# On the series $\displaystyle \sum_{n=1}^{\infty} \frac{\Lambda(n)}{\sqrt{n}} \cos(x \log(n) + a)$.

Is the following series ‘summable’ in the sense that it may be divergent but we can attach a meaning to it?

$$\sum_{n=1}^{\infty} \frac{\Lambda(n)}{\sqrt{n}} \cos(x \log(n) + a) = (\text{reg}) \quad \frac{\zeta'(1/2 + ia + ix)}{\zeta(1/2 + ia + ix)} + \frac{\zeta'(1/2 - ia - ix)}{\zeta(1/2 - ia - ix)}.$$

If we assume that this is correct, then what would be the limit as $x \to \infty$?

This series was obtained simply by setting $s = 1/2 + ix$ inside the power series $$\frac{\zeta'(s)}{\zeta(s)} = \sum_{n=1}^{\infty} \Lambda(n) n^{-s}.$$ Also, for large $x$, this can be applied to the series $$\sum_{n=1}^{\infty} \frac{\Lambda(n)}{\sqrt{n}} {J_{0}}(x \log(n)).$$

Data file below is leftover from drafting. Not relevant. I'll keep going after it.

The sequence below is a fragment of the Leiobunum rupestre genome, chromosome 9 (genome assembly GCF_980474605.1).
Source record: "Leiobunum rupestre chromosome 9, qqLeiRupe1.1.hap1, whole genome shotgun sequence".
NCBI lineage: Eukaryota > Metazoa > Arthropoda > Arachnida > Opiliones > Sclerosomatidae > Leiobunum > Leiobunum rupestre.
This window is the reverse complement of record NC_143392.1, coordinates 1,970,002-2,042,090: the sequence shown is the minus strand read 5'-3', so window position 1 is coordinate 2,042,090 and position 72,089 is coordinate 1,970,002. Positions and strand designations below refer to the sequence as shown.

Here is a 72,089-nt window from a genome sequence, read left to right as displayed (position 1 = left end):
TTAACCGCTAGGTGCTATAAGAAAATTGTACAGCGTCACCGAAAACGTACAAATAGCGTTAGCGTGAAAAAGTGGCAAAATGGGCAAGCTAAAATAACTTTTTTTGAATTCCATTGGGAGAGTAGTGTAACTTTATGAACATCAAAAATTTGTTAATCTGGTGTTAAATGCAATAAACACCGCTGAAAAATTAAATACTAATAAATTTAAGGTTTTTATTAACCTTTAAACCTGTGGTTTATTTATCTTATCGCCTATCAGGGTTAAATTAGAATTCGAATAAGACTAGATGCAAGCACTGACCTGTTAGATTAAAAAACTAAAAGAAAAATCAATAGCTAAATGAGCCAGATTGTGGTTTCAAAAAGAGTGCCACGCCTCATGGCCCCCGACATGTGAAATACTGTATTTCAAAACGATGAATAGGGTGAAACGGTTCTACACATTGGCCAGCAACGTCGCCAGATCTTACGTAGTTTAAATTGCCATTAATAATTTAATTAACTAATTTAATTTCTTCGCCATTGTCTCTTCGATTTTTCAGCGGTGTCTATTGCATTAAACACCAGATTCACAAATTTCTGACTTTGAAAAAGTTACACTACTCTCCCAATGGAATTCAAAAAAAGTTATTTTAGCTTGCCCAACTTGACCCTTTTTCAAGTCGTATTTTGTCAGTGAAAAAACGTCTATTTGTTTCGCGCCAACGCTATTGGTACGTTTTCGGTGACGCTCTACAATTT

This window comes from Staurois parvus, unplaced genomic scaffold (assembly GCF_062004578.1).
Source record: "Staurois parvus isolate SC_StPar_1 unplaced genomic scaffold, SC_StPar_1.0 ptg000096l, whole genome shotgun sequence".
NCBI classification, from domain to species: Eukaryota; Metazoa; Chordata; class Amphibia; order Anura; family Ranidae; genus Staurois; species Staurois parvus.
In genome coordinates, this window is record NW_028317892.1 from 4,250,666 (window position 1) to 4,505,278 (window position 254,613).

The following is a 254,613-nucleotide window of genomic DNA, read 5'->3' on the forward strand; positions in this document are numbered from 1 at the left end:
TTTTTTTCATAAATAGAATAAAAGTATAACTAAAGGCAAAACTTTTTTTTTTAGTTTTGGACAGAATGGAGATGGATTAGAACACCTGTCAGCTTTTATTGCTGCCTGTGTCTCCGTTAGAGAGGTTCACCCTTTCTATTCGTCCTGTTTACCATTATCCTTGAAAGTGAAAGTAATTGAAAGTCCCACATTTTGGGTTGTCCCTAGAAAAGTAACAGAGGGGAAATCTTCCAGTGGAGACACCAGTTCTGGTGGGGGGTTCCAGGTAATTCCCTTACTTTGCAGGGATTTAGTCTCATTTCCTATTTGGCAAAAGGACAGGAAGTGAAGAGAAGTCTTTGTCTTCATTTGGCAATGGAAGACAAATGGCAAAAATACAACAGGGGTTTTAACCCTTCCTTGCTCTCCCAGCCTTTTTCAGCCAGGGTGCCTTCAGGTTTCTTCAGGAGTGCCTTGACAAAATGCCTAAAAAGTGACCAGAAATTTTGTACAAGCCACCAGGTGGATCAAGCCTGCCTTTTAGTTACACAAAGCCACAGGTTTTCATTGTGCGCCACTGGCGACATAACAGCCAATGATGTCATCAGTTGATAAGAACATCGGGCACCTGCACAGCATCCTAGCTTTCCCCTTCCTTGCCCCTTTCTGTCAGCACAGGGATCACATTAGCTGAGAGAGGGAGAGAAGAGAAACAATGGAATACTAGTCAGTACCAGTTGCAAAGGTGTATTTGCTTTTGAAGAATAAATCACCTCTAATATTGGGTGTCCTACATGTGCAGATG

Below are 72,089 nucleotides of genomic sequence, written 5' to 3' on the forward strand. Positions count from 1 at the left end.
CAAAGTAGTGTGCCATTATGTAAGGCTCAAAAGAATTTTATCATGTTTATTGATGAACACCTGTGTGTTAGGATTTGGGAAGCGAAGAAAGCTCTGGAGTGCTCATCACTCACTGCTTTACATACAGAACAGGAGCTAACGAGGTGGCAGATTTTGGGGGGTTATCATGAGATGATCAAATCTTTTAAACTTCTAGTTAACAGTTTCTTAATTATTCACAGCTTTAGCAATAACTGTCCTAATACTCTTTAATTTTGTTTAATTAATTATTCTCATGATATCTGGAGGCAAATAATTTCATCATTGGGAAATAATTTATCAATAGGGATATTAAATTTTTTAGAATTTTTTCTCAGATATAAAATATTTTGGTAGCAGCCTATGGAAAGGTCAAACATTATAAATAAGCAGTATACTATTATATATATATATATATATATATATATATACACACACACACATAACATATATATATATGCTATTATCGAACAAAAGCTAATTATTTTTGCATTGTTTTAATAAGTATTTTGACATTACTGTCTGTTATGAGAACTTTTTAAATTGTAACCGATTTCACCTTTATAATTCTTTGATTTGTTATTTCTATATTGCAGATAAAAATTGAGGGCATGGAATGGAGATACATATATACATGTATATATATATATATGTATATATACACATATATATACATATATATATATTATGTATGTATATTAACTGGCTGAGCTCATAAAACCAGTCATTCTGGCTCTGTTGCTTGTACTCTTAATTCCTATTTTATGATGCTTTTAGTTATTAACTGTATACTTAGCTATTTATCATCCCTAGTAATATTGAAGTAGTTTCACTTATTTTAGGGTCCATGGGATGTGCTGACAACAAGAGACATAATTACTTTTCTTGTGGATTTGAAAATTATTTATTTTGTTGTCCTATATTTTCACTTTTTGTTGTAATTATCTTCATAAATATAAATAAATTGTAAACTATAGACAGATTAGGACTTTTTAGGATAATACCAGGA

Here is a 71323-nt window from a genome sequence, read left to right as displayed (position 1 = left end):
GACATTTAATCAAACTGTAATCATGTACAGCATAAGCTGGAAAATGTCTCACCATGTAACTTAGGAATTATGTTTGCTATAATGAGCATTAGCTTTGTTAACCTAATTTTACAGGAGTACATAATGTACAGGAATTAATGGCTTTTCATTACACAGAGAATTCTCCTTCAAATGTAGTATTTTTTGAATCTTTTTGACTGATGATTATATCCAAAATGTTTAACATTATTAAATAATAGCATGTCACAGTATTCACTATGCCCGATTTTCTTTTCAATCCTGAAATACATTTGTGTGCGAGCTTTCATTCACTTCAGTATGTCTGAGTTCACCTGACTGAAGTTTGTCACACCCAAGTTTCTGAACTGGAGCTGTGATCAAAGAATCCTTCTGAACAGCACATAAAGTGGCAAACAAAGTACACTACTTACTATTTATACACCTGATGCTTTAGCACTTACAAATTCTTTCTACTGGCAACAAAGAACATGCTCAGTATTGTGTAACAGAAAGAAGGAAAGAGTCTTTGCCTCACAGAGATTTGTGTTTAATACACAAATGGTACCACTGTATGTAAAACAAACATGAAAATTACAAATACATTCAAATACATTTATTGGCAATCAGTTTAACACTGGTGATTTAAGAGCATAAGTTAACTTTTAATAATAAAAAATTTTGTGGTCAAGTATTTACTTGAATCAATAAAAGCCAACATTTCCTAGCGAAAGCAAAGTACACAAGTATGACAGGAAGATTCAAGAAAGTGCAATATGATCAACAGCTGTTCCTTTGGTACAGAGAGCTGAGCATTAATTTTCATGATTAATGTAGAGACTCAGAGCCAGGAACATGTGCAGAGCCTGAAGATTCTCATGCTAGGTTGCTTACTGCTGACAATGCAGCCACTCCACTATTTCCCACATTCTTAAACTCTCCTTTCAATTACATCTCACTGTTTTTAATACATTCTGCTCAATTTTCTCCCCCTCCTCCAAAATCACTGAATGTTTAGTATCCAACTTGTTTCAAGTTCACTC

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What are you trying to do here? – Ethan Feb 8 '13 at 0:31
i know the series is divergent... ETHAN however my question is if i can truncate it or give a 'sum' to this series for every 'x' – Jose Garcia Feb 12 '13 at 22:22